Meet the ambassador-in-chief

The Baltimore Sun

Cranes, trucks and teams of construction workers are changing the appearance of Howard County General Hospital a little more every day, but the institution's best-known public face has been consistent for 18 years: that of President and CEO Victor A. Broccolino.

As president, Broccolino is not only the institution's top decision-maker, he is also its biggest public cheerleader, a role his colleagues say comes rather naturally.

"Vic is what I would call our ambassador at large," said Beverly White-Seals, the immediate past chairwoman of the hospital's board of directors. "He is everywhere in the community advocating for the hospital and listening to what people say."

Broccolino summed it up this way: "I'm the front man for these folks, and it's a lot of fun."

Broccolino, 65, lives in Catonsville but grew up in Baltimore. He graduated from the University of Baltimore and earned a master's degree in business administration at Loyola College. He moved into health care after working in the banking and finance field.

He said the health care sector was growing fast when he moved to Franklin Square Hospital in 1966. "There was a chance to be a boss there. You are never a boss when you are in finance," he said.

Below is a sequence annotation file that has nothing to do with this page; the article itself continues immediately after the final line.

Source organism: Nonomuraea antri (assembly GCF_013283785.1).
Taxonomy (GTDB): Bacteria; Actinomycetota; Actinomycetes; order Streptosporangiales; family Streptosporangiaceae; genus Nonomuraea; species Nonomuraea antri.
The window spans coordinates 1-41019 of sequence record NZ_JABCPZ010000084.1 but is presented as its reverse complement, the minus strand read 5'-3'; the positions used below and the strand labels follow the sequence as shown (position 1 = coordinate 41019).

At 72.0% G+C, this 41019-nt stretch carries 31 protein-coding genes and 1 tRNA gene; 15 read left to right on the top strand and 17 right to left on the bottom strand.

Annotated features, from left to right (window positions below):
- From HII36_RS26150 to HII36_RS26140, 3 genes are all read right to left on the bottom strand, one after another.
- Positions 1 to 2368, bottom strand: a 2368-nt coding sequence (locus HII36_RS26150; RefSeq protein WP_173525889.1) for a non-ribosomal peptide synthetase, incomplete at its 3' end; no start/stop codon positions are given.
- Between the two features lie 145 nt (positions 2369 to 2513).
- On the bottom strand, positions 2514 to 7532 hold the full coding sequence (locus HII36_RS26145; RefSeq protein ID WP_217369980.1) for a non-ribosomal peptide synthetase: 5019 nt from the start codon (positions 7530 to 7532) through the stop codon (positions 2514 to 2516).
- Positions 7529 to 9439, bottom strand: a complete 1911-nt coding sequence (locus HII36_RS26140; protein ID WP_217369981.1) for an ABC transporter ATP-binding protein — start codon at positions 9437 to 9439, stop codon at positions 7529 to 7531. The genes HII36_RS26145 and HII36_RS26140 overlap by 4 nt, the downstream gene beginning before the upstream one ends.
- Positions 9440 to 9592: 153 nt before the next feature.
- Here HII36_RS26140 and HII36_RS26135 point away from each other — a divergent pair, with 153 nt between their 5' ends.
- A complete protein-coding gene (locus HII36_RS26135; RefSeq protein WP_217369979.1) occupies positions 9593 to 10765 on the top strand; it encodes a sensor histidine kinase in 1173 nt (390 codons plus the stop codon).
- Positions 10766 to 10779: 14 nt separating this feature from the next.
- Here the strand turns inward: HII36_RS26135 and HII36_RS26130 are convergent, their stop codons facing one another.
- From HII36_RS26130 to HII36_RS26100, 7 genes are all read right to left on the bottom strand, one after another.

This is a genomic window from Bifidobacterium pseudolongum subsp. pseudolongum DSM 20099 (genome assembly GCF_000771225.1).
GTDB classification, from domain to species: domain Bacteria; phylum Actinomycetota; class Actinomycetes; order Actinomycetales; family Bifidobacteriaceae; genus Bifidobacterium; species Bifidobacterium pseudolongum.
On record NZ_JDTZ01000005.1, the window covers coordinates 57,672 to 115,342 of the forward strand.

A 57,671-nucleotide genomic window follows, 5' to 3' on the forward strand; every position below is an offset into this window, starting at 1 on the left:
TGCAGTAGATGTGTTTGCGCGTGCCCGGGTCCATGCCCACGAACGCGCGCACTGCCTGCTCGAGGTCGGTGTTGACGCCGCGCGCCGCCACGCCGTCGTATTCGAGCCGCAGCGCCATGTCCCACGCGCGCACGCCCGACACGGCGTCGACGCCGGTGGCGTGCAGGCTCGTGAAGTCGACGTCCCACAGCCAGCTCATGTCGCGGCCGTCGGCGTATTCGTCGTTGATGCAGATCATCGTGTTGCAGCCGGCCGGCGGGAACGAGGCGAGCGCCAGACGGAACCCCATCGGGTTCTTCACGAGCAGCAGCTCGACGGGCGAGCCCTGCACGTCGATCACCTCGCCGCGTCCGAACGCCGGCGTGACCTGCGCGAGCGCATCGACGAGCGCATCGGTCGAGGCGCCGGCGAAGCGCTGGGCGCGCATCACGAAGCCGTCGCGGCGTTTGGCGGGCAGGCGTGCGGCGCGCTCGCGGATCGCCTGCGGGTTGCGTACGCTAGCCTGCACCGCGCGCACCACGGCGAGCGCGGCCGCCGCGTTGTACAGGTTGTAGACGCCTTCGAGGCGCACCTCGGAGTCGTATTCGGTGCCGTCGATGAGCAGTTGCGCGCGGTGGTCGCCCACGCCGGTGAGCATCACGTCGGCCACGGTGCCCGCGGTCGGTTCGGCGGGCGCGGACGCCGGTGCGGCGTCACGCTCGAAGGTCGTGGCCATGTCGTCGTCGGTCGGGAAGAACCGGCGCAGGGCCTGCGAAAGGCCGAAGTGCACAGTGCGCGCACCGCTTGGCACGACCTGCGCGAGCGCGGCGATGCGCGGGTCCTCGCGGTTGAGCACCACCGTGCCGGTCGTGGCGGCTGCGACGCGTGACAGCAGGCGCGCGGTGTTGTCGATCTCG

Broccolino moved to Bon Secours Hospital in 1972 and became the CEO there in 1981 before taking the top job at Howard County General Hospital in 1990.

He is an executive who greets every staff person he sees, from doctors to janitorial staff, and his colleagues claim he knows practically every person's name.

"I like being with people," he said. "You have to be willing to listen to other points of view."

Broccolino is fortunate that he enjoys dealing with people, because when asked to describe his daily job, pretty much every priority involves the word "interacting."

First, he said, "I interact a lot with the physicians at the hospital," including 10 department managers who oversee 74 subspecialities.

One area of concern is making sure the hospital has coverage by specialists when patients need them. Where community physicians used to be on call for the hospital, now Broccolino and his staff often have to hire doctors to be available for consultations and emergencies.